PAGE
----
Commentary: Wolf hunters are proving animal advocates’ points for them
Wolves are baited with food, blasted with bullets and pierced through with steel arrows. They’re run down with snowmobiles and packs of dogs. They’re caught in limb-crushing traps and in snares that slam down on their necks, strangling them to death. All by people who claim to respect animals and love nature.
The war on wolves playing out in Wisconsin, Montana, Idaho, Wyoming and other states should be a wake-up call to anyone who still believes that hunters give a plugged nickel about “conserving wildlife.” You don’t “conserve” animals by killing them or by “managing” their populations so that there will be more of them to kill later.
It took nearly 50 years of federal protection under the Endangered Species Act to pull gray wolves back from the brink of extinction, which is where they ended up the last time hunters and trappers were allowed to pursue them with reckless abandon. If the slaughter continues, it won’t be the least bit surprising when these awe-inspiring canids are erased from the landscape once again.
After the Trump administration stripped wolves of their protected status in January, Kansas-based Hunter Nation sued the Wisconsin Department of Natural Resources to demand that it scrap its plans to gather data on the health of the population and instead just open the floodgates to hunting immediately. A judge agreed and the ensuing hunt in February resulted in a bloodbath during which hunters killed nearly 83% more animals than they were allowed to in a mere 72 hours. Officials stopped the hunt, but at least 218 wolves were already dead. Since the hunt occurred during the animals’ breeding season, many of the females were likely pregnant.
Wildlife researchers estimate that between 27 and 33% of the state’s wolves were wiped out, reducing the population to as low as 695 animals. But hunters are demanding another open season, this one with a much higher quota: 300. Some are even pushing for 500. The extent of their blood lust is appalling.
Hunters like to assert that wolves prey on farmed animals, claiming an altruistic motive for their killing sprees. But the U.S. Fish & Wildlife Service (FWS) reports that only a handful of the nearly 9.6 billion land animals that humans raise for food every year are killed by wolves. Far more die from health issues, giving birth, weather extremes or poisoning. Even domestic dogs kill more farmed animals than wolves do, including 100% more cows and over 1,900% more sheep. Besides, ranchers are reimbursed for their losses.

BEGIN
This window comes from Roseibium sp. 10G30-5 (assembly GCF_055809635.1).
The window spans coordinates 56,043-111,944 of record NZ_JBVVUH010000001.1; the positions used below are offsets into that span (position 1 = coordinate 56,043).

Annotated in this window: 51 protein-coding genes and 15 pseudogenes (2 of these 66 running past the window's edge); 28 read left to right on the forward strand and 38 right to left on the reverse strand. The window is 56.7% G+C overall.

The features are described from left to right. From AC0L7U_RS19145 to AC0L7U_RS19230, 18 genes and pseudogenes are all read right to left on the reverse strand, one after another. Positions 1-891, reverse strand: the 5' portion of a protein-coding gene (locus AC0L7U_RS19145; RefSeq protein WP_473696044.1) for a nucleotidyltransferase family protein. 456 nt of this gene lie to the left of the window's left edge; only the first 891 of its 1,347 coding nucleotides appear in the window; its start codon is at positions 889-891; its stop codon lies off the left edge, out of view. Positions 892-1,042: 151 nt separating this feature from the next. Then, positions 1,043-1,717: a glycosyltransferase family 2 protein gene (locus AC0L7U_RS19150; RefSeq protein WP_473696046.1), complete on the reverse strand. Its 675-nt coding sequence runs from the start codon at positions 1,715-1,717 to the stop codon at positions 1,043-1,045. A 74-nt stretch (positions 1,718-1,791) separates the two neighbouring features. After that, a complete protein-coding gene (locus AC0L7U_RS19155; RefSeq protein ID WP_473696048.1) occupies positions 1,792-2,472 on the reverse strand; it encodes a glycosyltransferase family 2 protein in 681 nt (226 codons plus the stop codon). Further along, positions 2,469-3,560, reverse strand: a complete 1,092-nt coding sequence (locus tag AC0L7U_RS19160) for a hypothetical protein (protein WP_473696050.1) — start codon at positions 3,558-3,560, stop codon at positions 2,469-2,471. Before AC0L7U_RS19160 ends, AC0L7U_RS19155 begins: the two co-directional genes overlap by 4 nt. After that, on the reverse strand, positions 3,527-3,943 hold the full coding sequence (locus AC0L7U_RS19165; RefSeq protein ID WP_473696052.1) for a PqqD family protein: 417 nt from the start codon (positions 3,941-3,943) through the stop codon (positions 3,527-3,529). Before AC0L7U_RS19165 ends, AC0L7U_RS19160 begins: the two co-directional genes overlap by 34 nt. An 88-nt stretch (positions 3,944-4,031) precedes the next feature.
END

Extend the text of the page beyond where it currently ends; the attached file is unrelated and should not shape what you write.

Wolves play a vital role in nature. FWS reports that wolves help keep animal populations healthy by preying only on the sickest and weakest animals for sustenance — unlike human hunters who target the largest and the strongest for their trophy value. The remains that wolves leave behind provide food for many other species, too, including ravens, foxes, coyotes, bald eagles and bears. When elk herds change their grazing patterns to avoid wolf predation, that allows for the regrowth of willow, aspen and cottonwood trees, which make excellent food for beavers and habitat for songbirds. Wolves also help keep deer populations in check — another reason why hunters want them gone. Destroying wolves destroys entire ecosystems.
Wolves mate for life, remain faithful to their partners in good times and in bad, and live in close-knit packs in which everyone pitches in. The killing of a single wolf can ruin multiple lives.
The fact that hunters refer to wolves — like the other animals they kill — as “game” reveals their true feelings: To them, animals are not sentient beings with families, feelings and the desire to live free of suffering. They are just pawns in a game, and snuffing them out provides fleeting amusement.
Cloaking the killings in terms like “harvest,” “heritage” and “tradition” is an attempt to make the violence more palatable to the 96% of the U.S. population that doesn’t hunt. The hunters hope that such language will also help keep them from demanding an end to the inordinate amount of control that the other 4% has over wildlife programs.
We must do away with terminology that masks what’s going on out there and call hunting what it truly is: a massacre of America’s iconic wild animals. And it’s time for the 96% to get a seat at the table.
ABOUT THE WRITER
Michelle Kretzer is a senior writer covering hunting and wildlife issues for the PETA Foundation, 501 Front St., Norfolk, VA 23510; www.PETA.org.